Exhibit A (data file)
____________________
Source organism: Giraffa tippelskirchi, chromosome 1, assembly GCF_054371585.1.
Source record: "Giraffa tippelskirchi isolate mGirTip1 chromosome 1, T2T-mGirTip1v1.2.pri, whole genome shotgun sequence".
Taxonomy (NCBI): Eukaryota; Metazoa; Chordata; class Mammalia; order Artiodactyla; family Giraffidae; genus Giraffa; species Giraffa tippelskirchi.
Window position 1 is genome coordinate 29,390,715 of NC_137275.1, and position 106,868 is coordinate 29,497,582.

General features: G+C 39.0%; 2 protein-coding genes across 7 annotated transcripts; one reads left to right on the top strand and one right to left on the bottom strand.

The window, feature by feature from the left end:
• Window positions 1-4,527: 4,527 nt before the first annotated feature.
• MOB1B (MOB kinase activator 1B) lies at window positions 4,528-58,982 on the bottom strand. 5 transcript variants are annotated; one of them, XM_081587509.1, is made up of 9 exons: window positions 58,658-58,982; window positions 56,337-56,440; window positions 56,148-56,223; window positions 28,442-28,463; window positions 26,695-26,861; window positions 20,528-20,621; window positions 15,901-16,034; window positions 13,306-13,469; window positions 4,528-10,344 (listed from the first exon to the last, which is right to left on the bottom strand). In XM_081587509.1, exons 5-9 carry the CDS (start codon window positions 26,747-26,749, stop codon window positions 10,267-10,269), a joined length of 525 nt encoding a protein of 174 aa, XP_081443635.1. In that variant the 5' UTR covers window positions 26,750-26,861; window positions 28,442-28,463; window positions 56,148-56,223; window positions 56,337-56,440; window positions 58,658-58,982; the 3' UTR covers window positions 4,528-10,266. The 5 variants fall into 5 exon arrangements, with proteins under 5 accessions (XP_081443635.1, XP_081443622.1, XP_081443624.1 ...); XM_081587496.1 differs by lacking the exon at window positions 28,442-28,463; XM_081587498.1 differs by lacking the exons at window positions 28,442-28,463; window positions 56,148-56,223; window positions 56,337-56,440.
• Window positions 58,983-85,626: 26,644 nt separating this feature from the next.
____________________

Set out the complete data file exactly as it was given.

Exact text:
Source organism: Giraffa tippelskirchi, chromosome 1, assembly GCF_054371585.1.
Source record: "Giraffa tippelskirchi isolate mGirTip1 chromosome 1, T2T-mGirTip1v1.2.pri, whole genome shotgun sequence".
Taxonomy (NCBI): Eukaryota; Metazoa; Chordata; class Mammalia; order Artiodactyla; family Giraffidae; genus Giraffa; species Giraffa tippelskirchi.
Window position 1 is genome coordinate 29,390,715 of NC_137275.1, and position 106,868 is coordinate 29,497,582.

General features: G+C 39.0%; 2 protein-coding genes across 7 annotated transcripts; one reads left to right on the top strand and one right to left on the bottom strand.

The window, feature by feature from the left end:
• Window positions 1-4,527: 4,527 nt before the first annotated feature.
• MOB1B (MOB kinase activator 1B) lies at window positions 4,528-58,982 on the bottom strand. 5 transcript variants are annotated; one of them, XM_081587509.1, is made up of 9 exons: window positions 58,658-58,982; window positions 56,337-56,440; window positions 56,148-56,223; window positions 28,442-28,463; window positions 26,695-26,861; window positions 20,528-20,621; window positions 15,901-16,034; window positions 13,306-13,469; window positions 4,528-10,344 (listed from the first exon to the last, which is right to left on the bottom strand). In XM_081587509.1, exons 5-9 carry the CDS (start codon window positions 26,747-26,749, stop codon window positions 10,267-10,269), a joined length of 525 nt encoding a protein of 174 aa, XP_081443635.1. In that variant the 5' UTR covers window positions 26,750-26,861; window positions 28,442-28,463; window positions 56,148-56,223; window positions 56,337-56,440; window positions 58,658-58,982; the 3' UTR covers window positions 4,528-10,266. The 5 variants fall into 5 exon arrangements, with proteins under 5 accessions (XP_081443635.1, XP_081443622.1, XP_081443624.1 ...); XM_081587496.1 differs by lacking the exon at window positions 28,442-28,463; XM_081587498.1 differs by lacking the exons at window positions 28,442-28,463; window positions 56,148-56,223; window positions 56,337-56,440.
• Window positions 58,983-85,626: 26,644 nt separating this feature from the next.